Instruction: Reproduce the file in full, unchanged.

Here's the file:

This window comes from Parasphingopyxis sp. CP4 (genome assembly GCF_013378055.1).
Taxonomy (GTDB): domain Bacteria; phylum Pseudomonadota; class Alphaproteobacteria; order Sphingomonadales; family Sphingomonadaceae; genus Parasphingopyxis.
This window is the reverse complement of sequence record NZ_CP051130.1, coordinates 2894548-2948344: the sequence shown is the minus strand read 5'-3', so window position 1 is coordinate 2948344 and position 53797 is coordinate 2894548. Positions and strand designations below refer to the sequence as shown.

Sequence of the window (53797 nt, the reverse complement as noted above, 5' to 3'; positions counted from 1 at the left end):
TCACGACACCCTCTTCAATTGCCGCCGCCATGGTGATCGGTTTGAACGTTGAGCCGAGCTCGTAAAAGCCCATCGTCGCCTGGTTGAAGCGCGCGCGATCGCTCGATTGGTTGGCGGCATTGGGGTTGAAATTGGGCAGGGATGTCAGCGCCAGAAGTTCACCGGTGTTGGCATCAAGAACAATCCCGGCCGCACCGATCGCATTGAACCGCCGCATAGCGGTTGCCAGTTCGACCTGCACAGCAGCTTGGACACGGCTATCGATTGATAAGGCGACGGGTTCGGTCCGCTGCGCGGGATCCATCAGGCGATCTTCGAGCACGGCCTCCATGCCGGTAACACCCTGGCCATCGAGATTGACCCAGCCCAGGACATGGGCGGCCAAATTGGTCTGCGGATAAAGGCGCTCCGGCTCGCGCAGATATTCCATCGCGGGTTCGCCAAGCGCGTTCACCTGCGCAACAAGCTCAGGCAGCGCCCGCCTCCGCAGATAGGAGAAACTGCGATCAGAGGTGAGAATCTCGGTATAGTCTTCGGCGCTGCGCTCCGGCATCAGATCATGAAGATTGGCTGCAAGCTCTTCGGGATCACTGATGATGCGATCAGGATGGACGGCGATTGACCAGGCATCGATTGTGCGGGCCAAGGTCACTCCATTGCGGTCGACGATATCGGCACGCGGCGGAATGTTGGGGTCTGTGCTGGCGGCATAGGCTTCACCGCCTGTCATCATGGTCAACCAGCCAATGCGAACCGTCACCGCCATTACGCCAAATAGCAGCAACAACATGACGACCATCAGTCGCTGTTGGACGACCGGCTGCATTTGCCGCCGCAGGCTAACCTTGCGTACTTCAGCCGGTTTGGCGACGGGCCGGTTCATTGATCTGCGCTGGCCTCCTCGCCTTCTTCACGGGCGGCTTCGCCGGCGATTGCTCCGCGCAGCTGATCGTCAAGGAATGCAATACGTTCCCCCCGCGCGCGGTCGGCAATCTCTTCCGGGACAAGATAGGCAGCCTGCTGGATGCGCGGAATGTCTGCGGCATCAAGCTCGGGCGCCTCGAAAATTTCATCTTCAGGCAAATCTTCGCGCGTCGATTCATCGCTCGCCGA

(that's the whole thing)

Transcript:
This window comes from Parasphingopyxis sp. CP4 (genome assembly GCF_013378055.1).
Taxonomy (GTDB): domain Bacteria; phylum Pseudomonadota; class Alphaproteobacteria; order Sphingomonadales; family Sphingomonadaceae; genus Parasphingopyxis.
This window is the reverse complement of sequence record NZ_CP051130.1, coordinates 2894548-2948344: the sequence shown is the minus strand read 5'-3', so window position 1 is coordinate 2948344 and position 53797 is coordinate 2894548. Positions and strand designations below refer to the sequence as shown.

Sequence of the window (53797 nt, the reverse complement as noted above, 5' to 3'; positions counted from 1 at the left end):
TCACGACACCCTCTTCAATTGCCGCCGCCATGGTGATCGGTTTGAACGTTGAGCCGAGCTCGTAAAAGCCCATCGTCGCCTGGTTGAAGCGCGCGCGATCGCTCGATTGGTTGGCGGCATTGGGGTTGAAATTGGGCAGGGATGTCAGCGCCAGAAGTTCACCGGTGTTGGCATCAAGAACAATCCCGGCCGCACCGATCGCATTGAACCGCCGCATAGCGGTTGCCAGTTCGACCTGCACAGCAGCTTGGACACGGCTATCGATTGATAAGGCGACGGGTTCGGTCCGCTGCGCGGGATCCATCAGGCGATCTTCGAGCACGGCCTCCATGCCGGTAACACCCTGGCCATCGAGATTGACCCAGCCCAGGACATGGGCGGCCAAATTGGTCTGCGGATAAAGGCGCTCCGGCTCGCGCAGATATTCCATCGCGGGTTCGCCAAGCGCGTTCACCTGCGCAACAAGCTCAGGCAGCGCCCGCCTCCGCAGATAGGAGAAACTGCGATCAGAGGTGAGAATCTCGGTATAGTCTTCGGCGCTGCGCTCCGGCATCAGATCATGAAGATTGGCTGCAAGCTCTTCGGGATCACTGATGATGCGATCAGGATGGACGGCGATTGACCAGGCATCGATTGTGCGGGCCAAGGTCACTCCATTGCGGTCGACGATATCGGCACGCGGCGGAATGTTGGGGTCTGTGCTGGCGGCATAGGCTTCACCGCCTGTCATCATGGTCAACCAGCCAATGCGAACCGTCACCGCCATTACGCCAAATAGCAGCAACAACATGACGACCATCAGTCGCTGTTGGACGACCGGCTGCATTTGCCGCCGCAGGCTAACCTTGCGTACTTCAGCCGGTTTGGCGACGGGCCGGTTCATTGATCTGCGCTGGCCTCCTCGCCTTCTTCACGGGCGGCTTCGCCGGCGATTGCTCCGCGCAGCTGATCGTCAAGGAATGCAATACGTTCCCCCCGCGCGCGGTCGGCAATCTCTTCCGGGACAAGATAGGCAGCCTGCTGGATGCGCGGAATGTCTGCGGCATCAAGCTCGGGCGCCTCGAAAATTTCATCTTCAGGCAAATCTTCGCGCGTCGATTCATCGCTCGCCGA